Attorney Convicted for Role in Securities Fraud Conspiracy Involving ConnectAJet.com
DALLAS—Following a six-day trial before U.S. District Judge Ed Kinkeade, a federal jury has found the former CEO of Connect-a-Jet, Martin Cantu, guilty on both counts of an indictment charging felony offenses stemming from his role in a conspiracy to deceive potential investors about the business of Connect-a-Jet, announced John Parker, Acting U.S. Attorney for the Northern District of Texas.
Specifically, the jury found Cantu, 58, of Round Rock, Texas, guilty on one count of conspiracy to commit securities fraud and one count of securities fraud. The maximum statutory penalty for the conspiracy count is five years in federal prison and a $250,000 fine, and 20 years in federal prison and a $250,000 fine for the securities fraud count. Restitution may be ordered. Sentencing is set for September 9, 2015, before Judge Kinkeade.
Cantu’s co-defendant, stock promoter Jason Wynn, 32, of Lantana, Texas, pleaded guilty on April 30, 2015, to the conspiracy offense. He has not yet been sentenced.
Connect-a-Jet (CAJT) was a company that purportedly would provide the first online, real-time booking system for private jet charters. Essentially, it would serve the same function as other well-known online booking systems but would focus on high-end chartered aircraft. Wynn, who worked as a penny-stock promoter, used-car salesman and consultant, founded the company and began its development. By the time Cantu became involved with the business, Wynn and Cantu had abandoned plans to turn the company into a legitimate business and instead focused on pumping and dumping the stock of Connect-a-Jet. Connect-a-Jet was traded on an exchange known as the Pink Sheets and had tens of thousands of public investors. Cantu, who is a licensed attorney with the state of Texas, owned the majority of shares of CAJT.
The government presented evidence at trial that from approximately May to October 2007, Cantu and Wynn conspired with each other, and others, to commit securities fraud by deceiving potential investors regarding CAJT. As part of their scheme, Wynn and Cantu caused public statements and advertisements, including ads in USA Today and commercials on CNBC, to be issued that included numerous false and misleading statements about the progress and status of the company’s real-time booking system; CAJT’s relationships with reputable companies; and CAJT’s customer base. The false and misleading statements led investors to believe CAJT’s online booking system was complete, when, in fact, it never was developed past the initial concept and design stage. The false and misleading statements also led investors to believe that the company had achieved operational success it had not achieved. These false and misleading statements increased demand for CAJT shares, which allowed Wynn, Cantu and others to sell their CAJT shares at artificially-inflated prices. As part of the conspiracy, Cantu engaged in a cover-up of his crimes including providing false testimony to the Securities and Exchange Commission.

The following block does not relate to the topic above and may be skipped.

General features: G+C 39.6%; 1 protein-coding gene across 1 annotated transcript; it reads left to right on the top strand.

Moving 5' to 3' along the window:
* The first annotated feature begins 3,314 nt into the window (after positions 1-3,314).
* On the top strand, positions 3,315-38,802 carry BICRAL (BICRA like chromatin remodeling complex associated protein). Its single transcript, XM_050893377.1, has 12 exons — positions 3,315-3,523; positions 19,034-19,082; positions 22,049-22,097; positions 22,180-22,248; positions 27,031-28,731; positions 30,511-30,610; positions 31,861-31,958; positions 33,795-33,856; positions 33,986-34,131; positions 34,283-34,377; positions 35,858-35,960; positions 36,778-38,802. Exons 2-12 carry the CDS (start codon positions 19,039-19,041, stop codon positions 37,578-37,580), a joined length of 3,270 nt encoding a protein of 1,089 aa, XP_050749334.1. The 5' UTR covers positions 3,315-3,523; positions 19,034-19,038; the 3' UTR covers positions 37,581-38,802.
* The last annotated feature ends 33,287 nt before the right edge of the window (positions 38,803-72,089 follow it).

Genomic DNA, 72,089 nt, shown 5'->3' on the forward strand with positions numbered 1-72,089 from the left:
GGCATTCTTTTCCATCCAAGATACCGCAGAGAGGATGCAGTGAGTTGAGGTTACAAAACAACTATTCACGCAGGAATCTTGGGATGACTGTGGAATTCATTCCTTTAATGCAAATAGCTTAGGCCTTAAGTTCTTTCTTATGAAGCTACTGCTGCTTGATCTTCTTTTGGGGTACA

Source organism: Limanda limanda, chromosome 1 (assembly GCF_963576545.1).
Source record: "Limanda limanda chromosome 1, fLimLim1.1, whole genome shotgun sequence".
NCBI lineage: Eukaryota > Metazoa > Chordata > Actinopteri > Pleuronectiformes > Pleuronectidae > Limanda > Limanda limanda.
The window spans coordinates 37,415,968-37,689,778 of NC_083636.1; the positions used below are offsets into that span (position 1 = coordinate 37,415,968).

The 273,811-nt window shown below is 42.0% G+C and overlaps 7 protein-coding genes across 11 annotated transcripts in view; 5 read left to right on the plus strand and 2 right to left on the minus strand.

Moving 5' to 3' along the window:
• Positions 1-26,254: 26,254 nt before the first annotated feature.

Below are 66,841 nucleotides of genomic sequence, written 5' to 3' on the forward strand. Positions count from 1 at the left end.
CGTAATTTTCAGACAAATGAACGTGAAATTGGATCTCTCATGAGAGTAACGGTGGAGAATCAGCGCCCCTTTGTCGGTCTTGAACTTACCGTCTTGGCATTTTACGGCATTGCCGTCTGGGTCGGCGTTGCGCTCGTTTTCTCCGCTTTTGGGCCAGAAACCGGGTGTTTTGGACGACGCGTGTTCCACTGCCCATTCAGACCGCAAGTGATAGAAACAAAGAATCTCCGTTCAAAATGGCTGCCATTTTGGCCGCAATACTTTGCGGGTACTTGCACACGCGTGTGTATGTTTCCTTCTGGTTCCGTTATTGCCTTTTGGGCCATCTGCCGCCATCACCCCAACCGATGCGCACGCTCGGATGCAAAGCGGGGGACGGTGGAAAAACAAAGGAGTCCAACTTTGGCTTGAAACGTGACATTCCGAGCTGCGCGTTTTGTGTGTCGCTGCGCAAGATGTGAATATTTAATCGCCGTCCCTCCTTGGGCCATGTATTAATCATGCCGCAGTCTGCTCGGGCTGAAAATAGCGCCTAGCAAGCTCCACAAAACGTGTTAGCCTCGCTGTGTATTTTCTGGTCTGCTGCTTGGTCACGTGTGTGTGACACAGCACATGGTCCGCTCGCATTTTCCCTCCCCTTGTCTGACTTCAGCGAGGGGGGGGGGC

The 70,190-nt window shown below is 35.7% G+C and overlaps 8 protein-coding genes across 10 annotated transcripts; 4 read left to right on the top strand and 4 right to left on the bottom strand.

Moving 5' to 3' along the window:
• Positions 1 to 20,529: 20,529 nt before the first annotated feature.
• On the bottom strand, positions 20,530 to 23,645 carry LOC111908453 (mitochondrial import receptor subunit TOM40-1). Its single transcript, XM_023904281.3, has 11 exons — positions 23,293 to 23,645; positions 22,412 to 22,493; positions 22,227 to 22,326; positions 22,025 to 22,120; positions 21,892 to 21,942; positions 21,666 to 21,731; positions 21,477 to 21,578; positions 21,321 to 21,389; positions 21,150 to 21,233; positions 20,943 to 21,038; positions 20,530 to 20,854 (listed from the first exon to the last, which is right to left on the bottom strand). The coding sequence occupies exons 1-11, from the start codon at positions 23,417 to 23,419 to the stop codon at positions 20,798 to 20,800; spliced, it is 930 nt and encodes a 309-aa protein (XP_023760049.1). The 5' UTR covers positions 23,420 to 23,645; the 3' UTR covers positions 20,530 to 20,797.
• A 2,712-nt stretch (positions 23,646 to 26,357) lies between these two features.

The indictment also named co-conspirator Ryan Reynolds, a former stockbroker, who pleaded guilty in the Southern District of Florida to conspiracy to commit securities fraud, based on his involvement in the CAJT conspiracy.
Over the course of fifteen days in the fall of 2007, Cantu realized $552,341 in profits from the sale of 250,000 CAJT shares he controlled, which represented 83% of his total number of shares. Cantu sold these shares through an account in the name of his father. From August 2007 through January 2008, entities controlled by Wynn sold 4.2 million CAJT shares in the public market, resulting in profits of $2.585 million.
The charges were brought in connection with the President’s Financial Fraud Enforcement Task Force. The task force was established to wage an aggressive, coordinated and proactive effort to investigate and prosecute financial crimes. With more than 20 federal agencies, 94 U.S. attorneys’ offices, and state and local partners, it is the broadest coalition of law enforcement, investigatory and regulatory agencies ever assembled to combat fraud. Since its formation, the task force has made great strides in facilitating increased investigation and prosecution of financial crimes; enhancing coordination and cooperation among federal, state and local authorities; addressing discrimination in the lending and financial markets; and conducting outreach to the public, victims, financial institutions and other organizations. Since fiscal year 2009, the Justice Department has filed over 18,000 financial fraud cases against more than 25,000 defendants. For more information on the task force, please visit www.StopFraud.gov.
The FBI investigated the case. Assistant U.S. Attorneys P. J. Meitl and J. Nicholas Bunch prosecuted.